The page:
EVEN THOUGH MARY Vosevich thinks the old “win-win” cliché is worn out, she says it’s a great description of what happened recently at the Gorham Scout Ranch in New Mexico.
Vosevich, vice president for camping and properties of the Great Southwest Council, says the camp was suffering from years of “deferred maintenance issues.” Christopher Shelby, Scout executive, puts it more bluntly: “The camp was pretty worn out,” he says.
To make things even more challenging, in the spring of 2010, Santa Fe County, which has jurisdiction over the camp, ruled that the council could not go forward with improvements until it submitted a master development plan to the county. The plan would need to include 50-plus engineering exhibits covering studies of water retention, drainage, fire protection improvement, and more.
It was a daunting requirement—and expensive, too. Engaging a professional architectural engineering firm could have cost up to $100,000, Vosevich estimates.
Luckily, Vosevich had a foot in another camp. In her day job she is director of the physical plant department at the University of New Mexico. She knew that the university’s engineering school was always looking for challenging projects for senior students. So she conferred with engineering associate professor Andrew Schuler, who helped bundle the Scout ranch’s engineering study requirements into capstone projects for 22 seniors in civil, mechanical, and environmental engineering.
The students spent the entire fall semester making numerous trips to the Scout ranch and creating the required exhibits, submitting their study in December of 2010.
“Their study was so thorough that it actually included cost estimates of all the material and labor required to implement the plans,” says Harvey Chace, a member of the camp’s construction committee. “They figured out which of these extensive upgrades could be done by volunteer labor and calculated what it would cost to hire contractors to do the more difficult portions of the work.”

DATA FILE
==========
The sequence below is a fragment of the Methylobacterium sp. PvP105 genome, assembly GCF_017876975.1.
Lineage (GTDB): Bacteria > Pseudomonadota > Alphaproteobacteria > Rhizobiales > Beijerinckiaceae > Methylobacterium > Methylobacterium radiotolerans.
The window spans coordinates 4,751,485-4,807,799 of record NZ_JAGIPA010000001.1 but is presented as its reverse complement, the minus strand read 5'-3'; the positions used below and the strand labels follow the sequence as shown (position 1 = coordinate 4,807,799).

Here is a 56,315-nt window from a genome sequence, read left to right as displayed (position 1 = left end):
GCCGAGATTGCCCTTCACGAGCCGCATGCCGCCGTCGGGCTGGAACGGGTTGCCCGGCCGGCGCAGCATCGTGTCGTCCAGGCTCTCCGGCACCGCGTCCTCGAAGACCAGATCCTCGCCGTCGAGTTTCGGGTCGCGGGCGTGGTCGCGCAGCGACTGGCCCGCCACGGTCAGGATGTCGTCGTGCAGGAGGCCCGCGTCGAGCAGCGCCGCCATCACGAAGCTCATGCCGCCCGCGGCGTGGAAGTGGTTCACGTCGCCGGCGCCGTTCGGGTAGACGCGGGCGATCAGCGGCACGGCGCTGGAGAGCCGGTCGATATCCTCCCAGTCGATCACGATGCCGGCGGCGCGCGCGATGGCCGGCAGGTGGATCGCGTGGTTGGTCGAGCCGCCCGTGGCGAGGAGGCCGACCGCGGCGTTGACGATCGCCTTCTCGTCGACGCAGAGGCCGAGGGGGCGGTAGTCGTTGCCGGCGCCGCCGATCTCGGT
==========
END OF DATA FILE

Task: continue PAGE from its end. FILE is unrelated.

Having those specific dollar amounts means a lot when it comes to fundraising, says Shelby. “Now we’ve got information we can use in the capital campaign. It’s not pie in the sky. We can tell potential donors it will cost exactly $150,000 for this water-system improvement.”
But that’s only part of the happy ending. The University of New Mexico’s Department of Civil Engineering submitted the Gorham Scout Ranch project to the annual competition of the National Council of Examiners for Engineering and Surveying (NCEES), and … bingo! The students won the 2011 NCEES Engineering Award grand prize, worth $25,000.
Vosevich believes the UNM-BSA partnership could spark other similar collaborations. “It’s good for Scouts, and it’s good for the universities and the students who want to become professional engineers,” she says.
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